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Nuclear key to unlocking Africa’s potential

EARLY last month Russian state nuclear corporation Rosatom supported the 2nd African Youth Nuclear Summit on the potential of nuclear science and technology applications in Africa.

African Young Generation in Nuclear (AYGN) hosted the event in Centurion, South Africa in collaboration with the South African Young Nuclear Professionals Society (SAYNPS).

The conference was also supported by the World Nuclear Association, African Commission on Nuclear Energy, Department of Mineral Resources and Energy of South Africa, Nuclear Energy Corporation of South Africa (NECSA), National Nuclear Regulator of South Africa, and the International Science and Technology Centre and was attended by young professionals and seasoned experts from across the globe.

Rosatom is the company behind the construction of a Centre of Nuclear Science and Technology in Chongwe under an engineering and procurement contract signed with the Zambian government in 2018.

The CNST, which will not generate electricity, will provide a wide range of applications of radiation technologies in medicine, agriculture and industry, which include a technological industry platform to enhance national industry development. The centre will also promote the enhancement of national education and science through the training of highly qualified experts in various fields.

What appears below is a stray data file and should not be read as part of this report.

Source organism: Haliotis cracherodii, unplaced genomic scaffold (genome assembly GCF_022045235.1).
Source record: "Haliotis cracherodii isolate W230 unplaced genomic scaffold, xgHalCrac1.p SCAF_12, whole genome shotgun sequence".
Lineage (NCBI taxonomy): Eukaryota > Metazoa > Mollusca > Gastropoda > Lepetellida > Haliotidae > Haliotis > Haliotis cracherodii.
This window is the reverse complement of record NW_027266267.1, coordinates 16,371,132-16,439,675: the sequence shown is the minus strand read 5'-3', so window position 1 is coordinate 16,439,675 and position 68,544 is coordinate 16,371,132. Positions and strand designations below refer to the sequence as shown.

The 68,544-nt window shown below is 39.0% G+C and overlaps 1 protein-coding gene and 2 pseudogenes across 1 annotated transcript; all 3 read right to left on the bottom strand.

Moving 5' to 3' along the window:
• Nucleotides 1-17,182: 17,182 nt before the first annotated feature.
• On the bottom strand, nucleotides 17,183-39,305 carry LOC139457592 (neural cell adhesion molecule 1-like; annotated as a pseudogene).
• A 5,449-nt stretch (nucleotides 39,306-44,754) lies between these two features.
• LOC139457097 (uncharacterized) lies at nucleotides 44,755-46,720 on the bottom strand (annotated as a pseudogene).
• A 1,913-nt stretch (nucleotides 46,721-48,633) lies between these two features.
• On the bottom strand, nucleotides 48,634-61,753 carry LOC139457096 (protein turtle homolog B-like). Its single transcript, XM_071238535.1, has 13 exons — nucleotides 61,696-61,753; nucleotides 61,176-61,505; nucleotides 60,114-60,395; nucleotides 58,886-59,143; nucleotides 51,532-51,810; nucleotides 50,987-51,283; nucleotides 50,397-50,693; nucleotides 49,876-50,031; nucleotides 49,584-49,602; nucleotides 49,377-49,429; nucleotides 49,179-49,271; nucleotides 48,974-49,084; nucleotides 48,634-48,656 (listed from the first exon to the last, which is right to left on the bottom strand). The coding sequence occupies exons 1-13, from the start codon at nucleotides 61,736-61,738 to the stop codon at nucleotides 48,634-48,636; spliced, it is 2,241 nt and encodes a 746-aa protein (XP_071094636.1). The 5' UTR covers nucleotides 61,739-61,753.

The conference in Centurion brought together over 200 dedicated participants across the continent, from the academia, nuclear research institutions, nuclear service providers, prospective and current operators as well as regulators to share experience, exchange ideas and network on issues related to nuclear science and technology.

In a speech, Ryan Collyer, deputy CEO of Rosatom Central and Southern Africa, said apart from electricity generation, nuclear technology offers Africans unique and exciting opportunities to benefit health services, agriculture, education, scientific research and industry.

“Unfortunately, there are many misconceptions surrounding our industry and we as an industry should stand together and dispel them. We are working closely with AYGN to do our part in delivering the great stories from our industry, to highlight its true potential to become a catalyst for sustainable development in Africa,” Collyer said.

“We all understand that nuclear will play a vital role in achieving the United Nations sustainability goals not only in Africa but across the globe.”

AYGN president Gaopalelwe Santswere highlighted that the focus of the conference was to share, exchange ideas and network on issues related to nuclear science and technology as well as demystify nuclear in the region.

“The intention to build new nuclear power plants within the African continent has sparked great interest in the field of nuclear science and technologies with more young professionals within the continent taking up careers relating to the industry. The further progress will not succeed without participation of young nuclear professionals and collaborations amongst them,” said Santswere. “Our first priority is to dispel many misconceptions about the power of atoms and we hope one day the nuclear industry will be celebrated for its grand achievement of bettering the lives of millions across the globe.” ROSATOM

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